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Old 04-30-2013, 02:38 PM   #1
wolffjw
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how to unalias "vi" and "ls" globally in Linux


I'm perplexed. I am unable to figure out how to permanently unalias "vi" and "ls" (mainly to get rid of the color).

I've looked in /etc/bashrc, /etc/profile, /root/.bashrc, etc, but no where can I find where these aliases are set.

Obviously, I can add an "unalias <cmd>" into the above files and that will resolve the issue, but that seems like I am not addressing the real problem of where these aliases are set.
 
Old 04-30-2013, 02:45 PM   #2
Snark1994
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Have you looked in ~/.bashrc ? You could, of course, run

Code:
grep "alias" ~/.* -i
and

Code:
grep "alias" /etc -ir
 
Old 04-30-2013, 03:06 PM   #3
wolffjw
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Hi Snark1994.

Yes, I tried first "grep "alias" ~/.* -i" and saw nothing relevant.
Then I tried "grep "alias" /etc -ir", and this pointed to some files in /etc/profile.d
It seems some files in this directory are setting the aliases that I'm annoyed with.
e.g.,

colorls.csh:alias ll 'ls -l'
colorls.csh:alias l. 'ls -d .*'
colorls.csh:alias ll 'ls -l --color=tty'
colorls.csh:alias l. 'ls -d .* --color=tty'
colorls.csh:alias ls 'ls --color=tty'
colorls.sh:alias ll='ls -l' 2>/dev/null
colorls.sh:alias l.='ls -d .*' 2>/dev/null
colorls.sh: alias ll='ls -l --color=tty' 2>/dev/null
colorls.sh: alias l.='ls -d .* --color=tty' 2>/dev/null
colorls.sh: alias ls='ls --color=tty' 2>/dev/null
vim.csh: alias vi vim
vim.sh: # for bash and zsh, only if no alias is already set
vim.sh: alias vi >/dev/null 2>&1 || alias vi=vim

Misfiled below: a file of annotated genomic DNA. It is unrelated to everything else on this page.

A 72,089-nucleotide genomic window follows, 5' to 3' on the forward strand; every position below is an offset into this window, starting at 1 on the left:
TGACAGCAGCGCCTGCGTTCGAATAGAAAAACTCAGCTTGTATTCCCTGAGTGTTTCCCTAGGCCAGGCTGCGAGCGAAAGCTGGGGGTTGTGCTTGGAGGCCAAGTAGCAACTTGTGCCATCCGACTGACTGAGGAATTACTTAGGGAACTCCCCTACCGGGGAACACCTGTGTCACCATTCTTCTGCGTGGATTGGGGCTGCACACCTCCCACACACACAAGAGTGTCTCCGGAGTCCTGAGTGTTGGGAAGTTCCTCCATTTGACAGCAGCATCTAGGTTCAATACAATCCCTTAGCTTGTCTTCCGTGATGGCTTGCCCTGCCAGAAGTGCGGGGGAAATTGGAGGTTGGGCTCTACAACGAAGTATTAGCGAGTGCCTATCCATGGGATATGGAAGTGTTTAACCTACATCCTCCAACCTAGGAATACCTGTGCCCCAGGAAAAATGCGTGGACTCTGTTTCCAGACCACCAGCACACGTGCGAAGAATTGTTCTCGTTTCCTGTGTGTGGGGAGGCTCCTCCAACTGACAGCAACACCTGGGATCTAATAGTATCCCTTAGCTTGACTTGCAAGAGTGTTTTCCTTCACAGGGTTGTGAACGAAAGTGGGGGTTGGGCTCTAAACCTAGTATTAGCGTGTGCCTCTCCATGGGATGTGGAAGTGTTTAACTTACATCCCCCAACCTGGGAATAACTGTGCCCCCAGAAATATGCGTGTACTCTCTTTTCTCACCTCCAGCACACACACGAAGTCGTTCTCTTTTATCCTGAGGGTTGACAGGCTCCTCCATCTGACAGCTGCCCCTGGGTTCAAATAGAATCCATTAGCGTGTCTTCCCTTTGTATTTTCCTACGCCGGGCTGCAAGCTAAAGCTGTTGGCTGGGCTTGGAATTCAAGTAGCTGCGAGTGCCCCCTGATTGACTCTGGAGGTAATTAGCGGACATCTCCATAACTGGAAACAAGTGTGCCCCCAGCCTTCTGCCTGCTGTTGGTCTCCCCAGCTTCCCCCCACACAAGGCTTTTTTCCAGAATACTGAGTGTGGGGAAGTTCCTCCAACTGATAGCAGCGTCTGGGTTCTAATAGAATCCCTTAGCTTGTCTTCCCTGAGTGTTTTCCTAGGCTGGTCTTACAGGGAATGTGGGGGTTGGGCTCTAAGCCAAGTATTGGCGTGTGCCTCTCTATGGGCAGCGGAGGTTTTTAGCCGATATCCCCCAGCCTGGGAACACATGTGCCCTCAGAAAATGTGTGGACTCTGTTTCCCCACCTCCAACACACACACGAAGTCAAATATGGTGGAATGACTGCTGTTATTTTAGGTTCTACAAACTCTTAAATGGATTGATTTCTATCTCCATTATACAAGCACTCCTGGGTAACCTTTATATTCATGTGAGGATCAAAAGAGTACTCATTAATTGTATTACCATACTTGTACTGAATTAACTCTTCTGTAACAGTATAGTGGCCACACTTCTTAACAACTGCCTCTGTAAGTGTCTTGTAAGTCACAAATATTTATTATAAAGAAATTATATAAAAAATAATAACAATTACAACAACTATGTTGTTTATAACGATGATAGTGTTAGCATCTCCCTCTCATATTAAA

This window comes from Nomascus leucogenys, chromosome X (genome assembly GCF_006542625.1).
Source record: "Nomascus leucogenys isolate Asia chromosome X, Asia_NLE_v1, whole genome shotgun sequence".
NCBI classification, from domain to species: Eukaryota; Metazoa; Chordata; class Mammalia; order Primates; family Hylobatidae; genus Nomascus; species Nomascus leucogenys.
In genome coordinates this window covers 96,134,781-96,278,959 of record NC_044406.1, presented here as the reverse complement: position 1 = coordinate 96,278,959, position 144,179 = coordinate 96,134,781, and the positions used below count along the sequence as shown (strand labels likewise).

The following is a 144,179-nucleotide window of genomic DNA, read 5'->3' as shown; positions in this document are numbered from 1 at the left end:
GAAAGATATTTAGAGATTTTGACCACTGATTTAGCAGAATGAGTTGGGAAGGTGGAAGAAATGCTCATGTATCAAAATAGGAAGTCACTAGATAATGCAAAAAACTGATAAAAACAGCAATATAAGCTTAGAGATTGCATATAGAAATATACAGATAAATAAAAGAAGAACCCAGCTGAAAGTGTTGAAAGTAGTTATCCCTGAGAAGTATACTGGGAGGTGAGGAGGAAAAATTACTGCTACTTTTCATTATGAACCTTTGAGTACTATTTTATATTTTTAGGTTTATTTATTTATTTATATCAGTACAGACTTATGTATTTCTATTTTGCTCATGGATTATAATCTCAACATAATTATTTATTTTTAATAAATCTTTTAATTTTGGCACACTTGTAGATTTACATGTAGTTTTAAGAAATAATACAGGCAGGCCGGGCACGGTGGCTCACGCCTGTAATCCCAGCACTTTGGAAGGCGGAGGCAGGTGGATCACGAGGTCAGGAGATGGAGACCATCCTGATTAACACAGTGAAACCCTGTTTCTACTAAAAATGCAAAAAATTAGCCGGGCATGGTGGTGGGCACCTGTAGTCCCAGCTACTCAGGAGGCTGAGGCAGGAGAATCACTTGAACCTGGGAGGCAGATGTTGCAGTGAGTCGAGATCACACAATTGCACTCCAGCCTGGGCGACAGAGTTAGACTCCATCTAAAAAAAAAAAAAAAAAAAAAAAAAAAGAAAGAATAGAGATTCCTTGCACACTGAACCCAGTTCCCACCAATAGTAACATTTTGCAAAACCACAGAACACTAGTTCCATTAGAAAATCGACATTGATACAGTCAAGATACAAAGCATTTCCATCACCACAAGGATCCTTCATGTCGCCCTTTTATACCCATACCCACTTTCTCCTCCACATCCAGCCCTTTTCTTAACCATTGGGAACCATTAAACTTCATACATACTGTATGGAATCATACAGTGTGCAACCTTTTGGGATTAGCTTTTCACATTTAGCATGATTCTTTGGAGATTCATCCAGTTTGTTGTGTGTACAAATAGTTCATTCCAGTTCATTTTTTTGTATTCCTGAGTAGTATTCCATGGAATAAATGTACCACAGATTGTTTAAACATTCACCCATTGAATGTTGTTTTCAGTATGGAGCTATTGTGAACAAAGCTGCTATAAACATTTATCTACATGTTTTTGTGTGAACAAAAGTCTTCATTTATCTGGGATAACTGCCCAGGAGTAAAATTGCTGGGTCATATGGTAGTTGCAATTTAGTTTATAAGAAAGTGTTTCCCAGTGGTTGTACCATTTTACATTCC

which-2.sh:alias which='alias | /usr/bin/which --tty-only --read-alias --show-dot --show-tilde'

But, logging in directly as root, and the typing "alias", I do not see some of these aliases.
For example, the alias for vi to point to vim instead.

# alias
alias cp='cp -i'
alias l.='ls -d .* --color=tty'
alias ll='ls -l --color=tty'
alias ls='ls --color=tty'
alias mv='mv -i'
alias rm='rm -i'
alias which='alias | /usr/bin/which --tty-only --read-alias --show-dot --show-tilde'
 
Old 04-30-2013, 04:25 PM   #4
Habitual
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Code:
grep -i "source " ~/.bashrc
???
 
Old 04-30-2013, 05:21 PM   #5
ruario
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Quote:
Originally Posted by wolffjw View Post
Then I tried "grep "alias" /etc -ir", and this pointed to some files in /etc/profile.d
It seems some files in this directory are setting the aliases that I'm annoyed with.
Quote:
Originally Posted by wolffjw View Post
But, logging in directly as root, and the typing "alias", I do not see some of these aliases.
For example, the alias for vi to point to vim instead.
It may be that some or all of the the scripts in /etc/profile.d are only applied to regular users, e.g. your /etc/profile might check for your userid being something other than 0.

What distro are you using?
 
Old 04-30-2013, 05:30 PM   #6
ruario
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Quote:
Originally Posted by Habitual View Post
Code:
grep -i "source " ~/.bashrc
???
Probably not there because he has already realised that the alias's are being set in /etc/profile.d. In any case you can source stuff with a simple '.', e.g. from Slackware's default /etc/profile:

Code:
# Append any additional sh scripts found in /etc/profile.d/:
for profile_script in /etc/profile.d/*.sh ; do
  if [ -x $profile_script ]; then
    . $profile_script
  fi
done
So that grep may potentially miss things that are sourced in.
 
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Old 05-01-2013, 12:33 AM   #7
Diantre
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How about an alias in ~/.bashrc to avoid the color output?

Code:
alias ls='ls --color=never'
That way it's not necessary to change the system configuration. Well, unless changing the system configuration is actually needed/wanted...